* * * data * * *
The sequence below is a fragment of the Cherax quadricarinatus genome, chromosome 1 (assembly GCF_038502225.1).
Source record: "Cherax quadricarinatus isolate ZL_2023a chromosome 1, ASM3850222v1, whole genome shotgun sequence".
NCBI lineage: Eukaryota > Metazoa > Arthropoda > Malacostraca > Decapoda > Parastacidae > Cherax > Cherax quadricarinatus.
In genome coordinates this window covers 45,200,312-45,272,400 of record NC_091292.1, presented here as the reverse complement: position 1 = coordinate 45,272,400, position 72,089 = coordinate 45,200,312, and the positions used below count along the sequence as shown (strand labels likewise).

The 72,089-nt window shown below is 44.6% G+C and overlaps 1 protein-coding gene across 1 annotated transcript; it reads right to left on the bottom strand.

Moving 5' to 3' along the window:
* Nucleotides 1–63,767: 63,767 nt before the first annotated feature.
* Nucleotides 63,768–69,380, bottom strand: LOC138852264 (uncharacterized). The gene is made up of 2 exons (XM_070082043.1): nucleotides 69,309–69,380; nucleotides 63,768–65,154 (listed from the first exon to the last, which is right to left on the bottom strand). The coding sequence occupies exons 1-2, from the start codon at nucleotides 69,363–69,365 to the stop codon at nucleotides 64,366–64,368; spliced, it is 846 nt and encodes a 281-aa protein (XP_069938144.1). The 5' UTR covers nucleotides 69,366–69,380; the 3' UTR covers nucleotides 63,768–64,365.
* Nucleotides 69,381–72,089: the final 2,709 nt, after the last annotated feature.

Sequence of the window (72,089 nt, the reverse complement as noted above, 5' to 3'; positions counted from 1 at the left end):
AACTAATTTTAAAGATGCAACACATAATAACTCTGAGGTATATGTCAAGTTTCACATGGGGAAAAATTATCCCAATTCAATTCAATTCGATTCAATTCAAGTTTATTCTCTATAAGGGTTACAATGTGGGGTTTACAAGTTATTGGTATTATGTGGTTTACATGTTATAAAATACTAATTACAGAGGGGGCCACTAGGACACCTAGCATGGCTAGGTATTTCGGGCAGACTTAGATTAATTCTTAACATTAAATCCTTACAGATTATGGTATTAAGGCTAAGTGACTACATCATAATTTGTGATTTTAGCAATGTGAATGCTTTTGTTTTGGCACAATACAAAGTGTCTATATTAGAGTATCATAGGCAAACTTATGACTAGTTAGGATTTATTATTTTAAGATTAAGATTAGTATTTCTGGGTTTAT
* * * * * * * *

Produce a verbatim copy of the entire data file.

The sequence below is a fragment of the Cherax quadricarinatus genome, chromosome 1 (assembly GCF_038502225.1).
Source record: "Cherax quadricarinatus isolate ZL_2023a chromosome 1, ASM3850222v1, whole genome shotgun sequence".
NCBI lineage: Eukaryota > Metazoa > Arthropoda > Malacostraca > Decapoda > Parastacidae > Cherax > Cherax quadricarinatus.
In genome coordinates this window covers 45,200,312-45,272,400 of record NC_091292.1, presented here as the reverse complement: position 1 = coordinate 45,272,400, position 72,089 = coordinate 45,200,312, and the positions used below count along the sequence as shown (strand labels likewise).

The 72,089-nt window shown below is 44.6% G+C and overlaps 1 protein-coding gene across 1 annotated transcript; it reads right to left on the bottom strand.

Moving 5' to 3' along the window:
* Nucleotides 1–63,767: 63,767 nt before the first annotated feature.
* Nucleotides 63,768–69,380, bottom strand: LOC138852264 (uncharacterized). The gene is made up of 2 exons (XM_070082043.1): nucleotides 69,309–69,380; nucleotides 63,768–65,154 (listed from the first exon to the last, which is right to left on the bottom strand). The coding sequence occupies exons 1-2, from the start codon at nucleotides 69,363–69,365 to the stop codon at nucleotides 64,366–64,368; spliced, it is 846 nt and encodes a 281-aa protein (XP_069938144.1). The 5' UTR covers nucleotides 69,366–69,380; the 3' UTR covers nucleotides 63,768–64,365.
* Nucleotides 69,381–72,089: the final 2,709 nt, after the last annotated feature.

Sequence of the window (72,089 nt, the reverse complement as noted above, 5' to 3'; positions counted from 1 at the left end):
AACTAATTTTAAAGATGCAACACATAATAACTCTGAGGTATATGTCAAGTTTCACATGGGGAAAAATTATCCCAATTCAATTCAATTCGATTCAATTCAAGTTTATTCTCTATAAGGGTTACAATGTGGGGTTTACAAGTTATTGGTATTATGTGGTTTACATGTTATAAAATACTAATTACAGAGGGGGCCACTAGGACACCTAGCATGGCTAGGTATTTCGGGCAGACTTAGATTAATTCTTAACATTAAATCCTTACAGATTATGGTATTAAGGCTAAGTGACTACATCATAATTTGTGATTTTAGCAATGTGAATGCTTTTGTTTTGGCACAATACAAAGTGTCTATATTAGAGTATCATAGGCAAACTTATGACTAGTTAGGATTTATTATTTTAAGATTAAGATTAGTATTTCTGGGTTTAT